I think that this film is not only about the “social conditions” of the animals in the movie, but a look at the “culture” of corporate commercial mushing that funds it perpetually.
    The take away for the audience will be whether or not commercial operations shall be allowed to continue to breed, place on a chain for life, run dogs to death or near death for sport, kill unwanted dogs as the commercial musher sees fit, etc.
    Many folks understand the history of sled dogs in Alaska, but not the current dog farm and chaining mentalities.
    Ultimately, the folks interested in helping these animals need the USDA to lift the exemption that excludes sled dogs from the Animal Welfare Act….and contact business sponsors of dog farms to end funding.

    • My observation has been that mushers now treat their dogs much better than in the past. Most mushers now treat their dogs almost as pets and they are definitely not raced to near death. I would suggest watching a race and watching the finish. The dogs are healthy, happy, and well-fed. I imagine there are dogs who don’t make the cut that aren’t as fortunate but the racing dogs are for the most part well loved, well cared for, and part of the family.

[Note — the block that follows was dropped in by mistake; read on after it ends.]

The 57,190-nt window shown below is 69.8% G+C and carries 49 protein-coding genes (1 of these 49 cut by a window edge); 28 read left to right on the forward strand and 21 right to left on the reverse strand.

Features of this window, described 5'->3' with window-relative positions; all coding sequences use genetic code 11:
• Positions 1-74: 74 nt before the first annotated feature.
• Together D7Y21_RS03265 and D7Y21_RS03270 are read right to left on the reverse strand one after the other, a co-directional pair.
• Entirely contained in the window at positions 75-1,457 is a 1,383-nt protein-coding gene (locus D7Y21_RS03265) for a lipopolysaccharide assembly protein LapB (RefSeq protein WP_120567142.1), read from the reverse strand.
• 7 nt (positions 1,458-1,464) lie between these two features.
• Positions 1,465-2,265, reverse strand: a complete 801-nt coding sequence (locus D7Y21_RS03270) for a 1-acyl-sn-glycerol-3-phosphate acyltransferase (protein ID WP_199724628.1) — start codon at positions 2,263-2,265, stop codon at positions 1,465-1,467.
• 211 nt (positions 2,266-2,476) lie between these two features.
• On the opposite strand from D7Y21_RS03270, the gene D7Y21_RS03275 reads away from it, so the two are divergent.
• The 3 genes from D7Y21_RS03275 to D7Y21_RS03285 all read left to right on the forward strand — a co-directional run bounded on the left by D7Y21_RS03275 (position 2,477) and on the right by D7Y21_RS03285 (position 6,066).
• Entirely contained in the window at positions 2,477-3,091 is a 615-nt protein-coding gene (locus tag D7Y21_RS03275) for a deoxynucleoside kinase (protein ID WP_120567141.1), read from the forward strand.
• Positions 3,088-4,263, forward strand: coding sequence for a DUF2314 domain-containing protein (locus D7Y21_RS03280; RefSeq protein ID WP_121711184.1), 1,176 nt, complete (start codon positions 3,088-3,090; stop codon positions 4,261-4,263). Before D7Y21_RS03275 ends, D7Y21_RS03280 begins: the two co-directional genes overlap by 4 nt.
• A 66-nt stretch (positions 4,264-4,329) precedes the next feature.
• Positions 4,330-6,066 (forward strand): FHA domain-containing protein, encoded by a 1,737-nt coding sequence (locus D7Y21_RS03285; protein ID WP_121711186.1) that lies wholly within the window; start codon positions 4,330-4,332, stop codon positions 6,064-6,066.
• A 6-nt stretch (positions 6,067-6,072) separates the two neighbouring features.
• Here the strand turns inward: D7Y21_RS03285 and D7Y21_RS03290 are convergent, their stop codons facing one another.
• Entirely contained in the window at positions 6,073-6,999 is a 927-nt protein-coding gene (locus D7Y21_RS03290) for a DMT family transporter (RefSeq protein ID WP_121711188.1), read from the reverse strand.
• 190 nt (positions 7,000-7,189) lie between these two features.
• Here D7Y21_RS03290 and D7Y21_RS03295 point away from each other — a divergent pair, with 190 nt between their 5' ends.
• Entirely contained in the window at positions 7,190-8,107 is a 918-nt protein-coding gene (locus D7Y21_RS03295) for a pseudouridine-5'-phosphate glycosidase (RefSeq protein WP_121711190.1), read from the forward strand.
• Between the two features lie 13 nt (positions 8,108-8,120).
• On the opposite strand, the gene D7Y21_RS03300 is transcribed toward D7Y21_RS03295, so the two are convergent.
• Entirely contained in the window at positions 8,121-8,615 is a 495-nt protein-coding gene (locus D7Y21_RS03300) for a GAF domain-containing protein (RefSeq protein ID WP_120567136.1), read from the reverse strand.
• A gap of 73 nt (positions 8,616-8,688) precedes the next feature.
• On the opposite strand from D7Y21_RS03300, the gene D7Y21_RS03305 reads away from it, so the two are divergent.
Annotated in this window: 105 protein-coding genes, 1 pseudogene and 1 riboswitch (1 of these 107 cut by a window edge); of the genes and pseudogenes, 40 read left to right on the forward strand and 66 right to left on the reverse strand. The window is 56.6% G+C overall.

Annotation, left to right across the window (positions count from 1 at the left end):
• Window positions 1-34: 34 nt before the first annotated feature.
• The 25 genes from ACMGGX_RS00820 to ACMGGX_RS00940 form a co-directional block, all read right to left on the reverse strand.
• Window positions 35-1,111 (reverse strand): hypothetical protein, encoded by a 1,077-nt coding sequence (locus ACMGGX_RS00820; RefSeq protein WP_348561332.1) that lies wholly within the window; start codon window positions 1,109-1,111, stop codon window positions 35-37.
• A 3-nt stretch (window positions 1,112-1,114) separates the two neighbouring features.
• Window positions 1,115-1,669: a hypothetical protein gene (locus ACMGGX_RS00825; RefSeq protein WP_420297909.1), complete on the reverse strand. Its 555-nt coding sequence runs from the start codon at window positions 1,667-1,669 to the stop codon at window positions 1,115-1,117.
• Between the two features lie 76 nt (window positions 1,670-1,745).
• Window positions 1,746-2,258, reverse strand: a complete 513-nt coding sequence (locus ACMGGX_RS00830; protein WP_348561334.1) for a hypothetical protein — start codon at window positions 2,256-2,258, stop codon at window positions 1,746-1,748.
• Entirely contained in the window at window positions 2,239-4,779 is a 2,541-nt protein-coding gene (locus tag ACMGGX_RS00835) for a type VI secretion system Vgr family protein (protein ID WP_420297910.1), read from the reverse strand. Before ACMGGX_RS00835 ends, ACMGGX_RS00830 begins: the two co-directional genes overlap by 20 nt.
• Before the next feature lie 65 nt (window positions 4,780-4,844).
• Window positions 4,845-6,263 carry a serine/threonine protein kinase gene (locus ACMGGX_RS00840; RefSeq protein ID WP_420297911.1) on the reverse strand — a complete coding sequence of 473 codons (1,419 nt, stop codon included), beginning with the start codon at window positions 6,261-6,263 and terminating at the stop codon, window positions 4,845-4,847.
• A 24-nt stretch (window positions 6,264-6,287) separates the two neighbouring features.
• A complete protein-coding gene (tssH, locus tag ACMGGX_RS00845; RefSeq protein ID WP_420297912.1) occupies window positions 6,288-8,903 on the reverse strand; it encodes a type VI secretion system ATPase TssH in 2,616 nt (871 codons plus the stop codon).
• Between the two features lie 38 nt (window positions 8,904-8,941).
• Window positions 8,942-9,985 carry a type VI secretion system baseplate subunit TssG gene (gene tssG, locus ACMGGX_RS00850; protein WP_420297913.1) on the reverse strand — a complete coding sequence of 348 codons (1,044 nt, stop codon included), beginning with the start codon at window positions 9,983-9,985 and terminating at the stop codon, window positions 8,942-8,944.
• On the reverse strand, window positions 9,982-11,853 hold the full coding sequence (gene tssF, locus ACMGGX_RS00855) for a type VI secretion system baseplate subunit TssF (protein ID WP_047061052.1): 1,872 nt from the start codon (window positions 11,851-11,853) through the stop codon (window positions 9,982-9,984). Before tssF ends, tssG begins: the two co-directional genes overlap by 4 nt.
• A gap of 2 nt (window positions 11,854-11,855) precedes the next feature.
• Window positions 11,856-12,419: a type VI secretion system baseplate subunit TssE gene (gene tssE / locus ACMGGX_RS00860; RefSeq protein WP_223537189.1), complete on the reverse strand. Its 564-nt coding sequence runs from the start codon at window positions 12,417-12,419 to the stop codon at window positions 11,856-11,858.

• some are well loved and well cared for, Lindsey Vaughan. some, in my opinion, would even be considered over-loved and pampered. others are more commodities. there’s a broad range of how mushers treat their dogs. and a race, any race, probably isn’t the best place to get an idea of who is treating what dogs how. everyone today is pretty well schooled in the PR of how to behave at races and of PR in general. the honesty of this kennel operator in Ontario isn’t the sort of thing you see every day: “The OSPCA (Ontario SPCA) told (Shani) Ride that the four dogs had to have veterinary care, but she refused. ‘I said, ‘I’m not going to do that, I’m already treating them and I feel my treatment was fine. I’ve dealt with these injuries before. Taking all four of those dogs to the vet was going to cost me in the thousands of dollars. Unfortunately, I love these animals but this is a business. I said if you feel my care isn’t proper for them, I will have them euthanized. Businesswise, it doesn’t make sense for me to put thousands of dollars into these dogs when the unfortunate reality is that a new sled dog would cost me $200.'” it’s a complicated world out there. Shani Ride is not alone. her business decision, which i fully understand, isn’t any different than the decision made by some race mushers (i was going to say “competitive mushers” but that isn’t a good description because so many in Alaska races aren’t) who recognize a dog just doesn’t have the speed and needs to be replaced. some of them find a home for the reject. some take the dog to the local pound. some pursue other options. and then some go buy a dog from somebody like Frank Rich who has a huge dog-yard full of sled dogs because, despite what some people will tell you, pedigree isn’t all that important in sled-dog world. it’s all about performance as more than a few mushers who have put together winning teams made up of pound dogs can testify. all of this plays into the very complicated world of sled dogs. i’d like to see the movie. i’m curious at whether it captures any of the dichotomies, though i suspect that it doesn’t. sled-dog world is probably just too complicated to get into a movie. it’s every bit as good as some people believe, and probably as bad as other people believe.